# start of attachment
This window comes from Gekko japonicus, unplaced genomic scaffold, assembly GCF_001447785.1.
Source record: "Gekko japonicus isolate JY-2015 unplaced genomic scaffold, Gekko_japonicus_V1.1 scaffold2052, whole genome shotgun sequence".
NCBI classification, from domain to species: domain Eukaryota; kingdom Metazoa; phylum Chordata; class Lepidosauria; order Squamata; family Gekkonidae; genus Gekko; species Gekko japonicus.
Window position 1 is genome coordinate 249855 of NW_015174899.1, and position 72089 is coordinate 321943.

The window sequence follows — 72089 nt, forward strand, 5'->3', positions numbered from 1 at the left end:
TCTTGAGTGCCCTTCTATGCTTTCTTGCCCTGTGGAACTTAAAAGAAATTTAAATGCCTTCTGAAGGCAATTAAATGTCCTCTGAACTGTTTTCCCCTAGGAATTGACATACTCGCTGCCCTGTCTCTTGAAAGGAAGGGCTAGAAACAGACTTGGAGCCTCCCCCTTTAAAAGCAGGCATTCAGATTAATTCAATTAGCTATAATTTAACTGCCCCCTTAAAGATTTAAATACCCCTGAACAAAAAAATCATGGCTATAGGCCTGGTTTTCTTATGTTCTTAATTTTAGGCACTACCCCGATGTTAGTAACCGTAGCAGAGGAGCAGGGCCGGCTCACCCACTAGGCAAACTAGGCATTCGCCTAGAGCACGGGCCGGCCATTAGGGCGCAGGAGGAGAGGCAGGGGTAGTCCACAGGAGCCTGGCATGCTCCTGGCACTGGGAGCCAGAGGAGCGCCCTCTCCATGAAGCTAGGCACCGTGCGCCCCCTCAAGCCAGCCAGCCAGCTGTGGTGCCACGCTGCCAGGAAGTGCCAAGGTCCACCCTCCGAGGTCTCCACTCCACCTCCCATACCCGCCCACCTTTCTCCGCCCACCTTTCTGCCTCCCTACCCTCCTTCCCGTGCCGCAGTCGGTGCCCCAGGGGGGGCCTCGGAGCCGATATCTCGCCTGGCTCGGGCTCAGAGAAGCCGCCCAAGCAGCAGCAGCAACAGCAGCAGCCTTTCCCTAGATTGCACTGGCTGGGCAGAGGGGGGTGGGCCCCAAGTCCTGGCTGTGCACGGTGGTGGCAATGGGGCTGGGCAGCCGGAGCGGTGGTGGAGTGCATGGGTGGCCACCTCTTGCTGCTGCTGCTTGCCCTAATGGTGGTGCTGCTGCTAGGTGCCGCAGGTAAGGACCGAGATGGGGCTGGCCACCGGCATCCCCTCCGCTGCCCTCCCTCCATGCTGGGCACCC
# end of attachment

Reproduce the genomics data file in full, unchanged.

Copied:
This window comes from Gekko japonicus, unplaced genomic scaffold, assembly GCF_001447785.1.
Source record: "Gekko japonicus isolate JY-2015 unplaced genomic scaffold, Gekko_japonicus_V1.1 scaffold2052, whole genome shotgun sequence".
NCBI classification, from domain to species: domain Eukaryota; kingdom Metazoa; phylum Chordata; class Lepidosauria; order Squamata; family Gekkonidae; genus Gekko; species Gekko japonicus.
Window position 1 is genome coordinate 249855 of NW_015174899.1, and position 72089 is coordinate 321943.

The window sequence follows — 72089 nt, forward strand, 5'->3', positions numbered from 1 at the left end:
TCTTGAGTGCCCTTCTATGCTTTCTTGCCCTGTGGAACTTAAAAGAAATTTAAATGCCTTCTGAAGGCAATTAAATGTCCTCTGAACTGTTTTCCCCTAGGAATTGACATACTCGCTGCCCTGTCTCTTGAAAGGAAGGGCTAGAAACAGACTTGGAGCCTCCCCCTTTAAAAGCAGGCATTCAGATTAATTCAATTAGCTATAATTTAACTGCCCCCTTAAAGATTTAAATACCCCTGAACAAAAAAATCATGGCTATAGGCCTGGTTTTCTTATGTTCTTAATTTTAGGCACTACCCCGATGTTAGTAACCGTAGCAGAGGAGCAGGGCCGGCTCACCCACTAGGCAAACTAGGCATTCGCCTAGAGCACGGGCCGGCCATTAGGGCGCAGGAGGAGAGGCAGGGGTAGTCCACAGGAGCCTGGCATGCTCCTGGCACTGGGAGCCAGAGGAGCGCCCTCTCCATGAAGCTAGGCACCGTGCGCCCCCTCAAGCCAGCCAGCCAGCTGTGGTGCCACGCTGCCAGGAAGTGCCAAGGTCCACCCTCCGAGGTCTCCACTCCACCTCCCATACCCGCCCACCTTTCTCCGCCCACCTTTCTGCCTCCCTACCCTCCTTCCCGTGCCGCAGTCGGTGCCCCAGGGGGGGCCTCGGAGCCGATATCTCGCCTGGCTCGGGCTCAGAGAAGCCGCCCAAGCAGCAGCAGCAACAGCAGCAGCCTTTCCCTAGATTGCACTGGCTGGGCAGAGGGGGGTGGGCCCCAAGTCCTGGCTGTGCACGGTGGTGGCAATGGGGCTGGGCAGCCGGAGCGGTGGTGGAGTGCATGGGTGGCCACCTCTTGCTGCTGCTGCTTGCCCTAATGGTGGTGCTGCTGCTAGGTGCCGCAGGTAAGGACCGAGATGGGGCTGGCCACCGGCATCCCCTCCGCTGCCCTCCCTCCATGCTGGGCACCC